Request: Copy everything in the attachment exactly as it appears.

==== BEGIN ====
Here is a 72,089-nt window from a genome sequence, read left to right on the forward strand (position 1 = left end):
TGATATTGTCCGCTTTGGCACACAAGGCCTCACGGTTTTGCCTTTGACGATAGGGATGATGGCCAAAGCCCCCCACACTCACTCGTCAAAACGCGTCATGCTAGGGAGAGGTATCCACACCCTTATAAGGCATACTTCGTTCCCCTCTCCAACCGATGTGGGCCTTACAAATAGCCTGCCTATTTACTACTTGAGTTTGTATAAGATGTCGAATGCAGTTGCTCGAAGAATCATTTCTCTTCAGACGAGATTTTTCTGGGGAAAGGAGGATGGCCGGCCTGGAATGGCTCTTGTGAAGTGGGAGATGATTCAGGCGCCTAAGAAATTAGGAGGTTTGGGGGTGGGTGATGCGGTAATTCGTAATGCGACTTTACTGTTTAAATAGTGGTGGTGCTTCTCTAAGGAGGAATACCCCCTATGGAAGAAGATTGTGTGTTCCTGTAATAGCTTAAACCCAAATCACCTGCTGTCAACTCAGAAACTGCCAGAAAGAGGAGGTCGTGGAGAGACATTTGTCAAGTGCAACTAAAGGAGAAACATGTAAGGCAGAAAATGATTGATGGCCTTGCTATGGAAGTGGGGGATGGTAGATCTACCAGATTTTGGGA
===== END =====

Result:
Here is a 72,089-nt window from a genome sequence, read left to right on the forward strand (position 1 = left end):
TGATATTGTCCGCTTTGGCACACAAGGCCTCACGGTTTTGCCTTTGACGATAGGGATGATGGCCAAAGCCCCCCACACTCACTCGTCAAAACGCGTCATGCTAGGGAGAGGTATCCACACCCTTATAAGGCATACTTCGTTCCCCTCTCCAACCGATGTGGGCCTTACAAATAGCCTGCCTATTTACTACTTGAGTTTGTATAAGATGTCGAATGCAGTTGCTCGAAGAATCATTTCTCTTCAGACGAGATTTTTCTGGGGAAAGGAGGATGGCCGGCCTGGAATGGCTCTTGTGAAGTGGGAGATGATTCAGGCGCCTAAGAAATTAGGAGGTTTGGGGGTGGGTGATGCGGTAATTCGTAATGCGACTTTACTGTTTAAATAGTGGTGGTGCTTCTCTAAGGAGGAATACCCCCTATGGAAGAAGATTGTGTGTTCCTGTAATAGCTTAAACCCAAATCACCTGCTGTCAACTCAGAAACTGCCAGAAAGAGGAGGTCGTGGAGAGACATTTGTCAAGTGCAACTAAAGGAGAAACATGTAAGGCAGAAAATGATTGATGGCCTTGCTATGGAAGTGGGGGATGGTAGATCTACCAGATTTTGGGA